DVD/Blu Ray

The Fisher King (15) | Home Ents Review

Dir. Terry Gilliam, US, 1992, 137 mins

Cast:  Robin Williams, Jeff Bridges, Mercedes Ruehl, Amanda Plummer

Review by George Meixner

This carnivalesque love story, conquering the nihilism of 1980s New York through the lenses of a former radio show DJ and a PTSD-suffering homeless man comes to Blu-ray.

Bridges plays Jack, the mean-mouthed phone-in host who falls into despair when the advice he gives to a caller has devastating consequences. In Gilliam’s classic he must go on a journey to discover himself again and what is important in his life. He meets Williams who is Parry, an unhinged bum that takes Jack under his dirty wing as a strange but beautiful symbiotic relationship forms between the unlikely pair.

The restoration of the format is brilliantly sharp and possibly even heightens some of the absurdist effects in the film.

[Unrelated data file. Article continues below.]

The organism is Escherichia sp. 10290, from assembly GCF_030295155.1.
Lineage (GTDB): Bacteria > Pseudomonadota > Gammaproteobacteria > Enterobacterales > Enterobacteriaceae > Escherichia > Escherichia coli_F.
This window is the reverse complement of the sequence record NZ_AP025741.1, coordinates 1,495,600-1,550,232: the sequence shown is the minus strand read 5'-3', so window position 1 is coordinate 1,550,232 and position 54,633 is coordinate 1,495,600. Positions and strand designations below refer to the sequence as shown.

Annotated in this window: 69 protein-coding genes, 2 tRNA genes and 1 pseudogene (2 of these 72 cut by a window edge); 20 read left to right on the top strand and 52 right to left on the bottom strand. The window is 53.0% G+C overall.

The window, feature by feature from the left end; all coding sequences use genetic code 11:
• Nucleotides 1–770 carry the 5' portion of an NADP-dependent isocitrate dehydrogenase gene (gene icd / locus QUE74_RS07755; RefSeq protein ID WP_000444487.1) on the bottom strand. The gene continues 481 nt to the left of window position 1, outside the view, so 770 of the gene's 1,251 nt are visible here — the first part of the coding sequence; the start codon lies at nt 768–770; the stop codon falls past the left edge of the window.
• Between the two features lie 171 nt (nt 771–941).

It is also a delight to see Robin Williams during one of the most productive and electric periods of his career. It’s a story which allows his vast range to shine. Madness, strangeness, silliness and earnestness all combine in his complex character. There’s an interview with him about his role in the film dubbed ‘Robin’s Tale’ – as many of the extras or ‘supplements’ are named – in which he describes many of the quirks of filming in New York. His observations of the homeless people the team would employ as impromptu extras in scenes are very funny, as is the ‘naked in Central Park’ story and the sweetness of recalling his strongest memory in Grand Central station.

The Fisher King seems vastly underrated. It works as a straight drama with a compelling point-to-point narrative but also contains medieval-style quests, honour and brave deeds which twist these allegorical strands inside a mostly familiar modern setting. There is a lot of detail available in the extras too about the mythology contained in Gilliam’s vision and how it became what it is from Richard LaGravenese’s initial drafts of the script.

The Fisher King is available to buy on Blu-ray from 19th June 2017 via The Criterion Collection UK.